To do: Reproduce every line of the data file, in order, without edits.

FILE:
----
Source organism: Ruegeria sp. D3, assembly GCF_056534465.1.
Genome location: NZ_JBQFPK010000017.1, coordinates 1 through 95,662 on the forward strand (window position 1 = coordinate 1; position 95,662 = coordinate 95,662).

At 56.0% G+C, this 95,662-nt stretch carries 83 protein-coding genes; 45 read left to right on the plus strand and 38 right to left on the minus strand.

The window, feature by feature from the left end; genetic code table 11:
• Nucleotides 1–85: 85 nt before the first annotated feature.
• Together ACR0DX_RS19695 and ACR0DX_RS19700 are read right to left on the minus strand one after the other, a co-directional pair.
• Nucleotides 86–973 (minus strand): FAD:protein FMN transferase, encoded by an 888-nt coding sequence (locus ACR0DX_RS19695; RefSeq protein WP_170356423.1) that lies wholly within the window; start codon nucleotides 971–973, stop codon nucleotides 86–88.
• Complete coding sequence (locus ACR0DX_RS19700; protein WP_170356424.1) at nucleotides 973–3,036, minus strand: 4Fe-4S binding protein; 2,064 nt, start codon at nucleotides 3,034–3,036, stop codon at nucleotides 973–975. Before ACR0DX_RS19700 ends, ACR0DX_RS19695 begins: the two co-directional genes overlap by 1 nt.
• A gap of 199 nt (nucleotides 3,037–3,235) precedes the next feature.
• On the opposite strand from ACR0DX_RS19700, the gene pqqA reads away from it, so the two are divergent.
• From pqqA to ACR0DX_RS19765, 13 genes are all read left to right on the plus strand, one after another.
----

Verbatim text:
Source organism: Ruegeria sp. D3, assembly GCF_056534465.1.
Genome location: NZ_JBQFPK010000017.1, coordinates 1 through 95,662 on the forward strand (window position 1 = coordinate 1; position 95,662 = coordinate 95,662).

At 56.0% G+C, this 95,662-nt stretch carries 83 protein-coding genes; 45 read left to right on the plus strand and 38 right to left on the minus strand.

The window, feature by feature from the left end; genetic code table 11:
• Nucleotides 1–85: 85 nt before the first annotated feature.
• Together ACR0DX_RS19695 and ACR0DX_RS19700 are read right to left on the minus strand one after the other, a co-directional pair.
• Nucleotides 86–973 (minus strand): FAD:protein FMN transferase, encoded by an 888-nt coding sequence (locus ACR0DX_RS19695; RefSeq protein WP_170356423.1) that lies wholly within the window; start codon nucleotides 971–973, stop codon nucleotides 86–88.
• Complete coding sequence (locus ACR0DX_RS19700; protein WP_170356424.1) at nucleotides 973–3,036, minus strand: 4Fe-4S binding protein; 2,064 nt, start codon at nucleotides 3,034–3,036, stop codon at nucleotides 973–975. Before ACR0DX_RS19700 ends, ACR0DX_RS19695 begins: the two co-directional genes overlap by 1 nt.
• A gap of 199 nt (nucleotides 3,037–3,235) precedes the next feature.
• On the opposite strand from ACR0DX_RS19700, the gene pqqA reads away from it, so the two are divergent.
• From pqqA to ACR0DX_RS19765, 13 genes are all read left to right on the plus strand, one after another.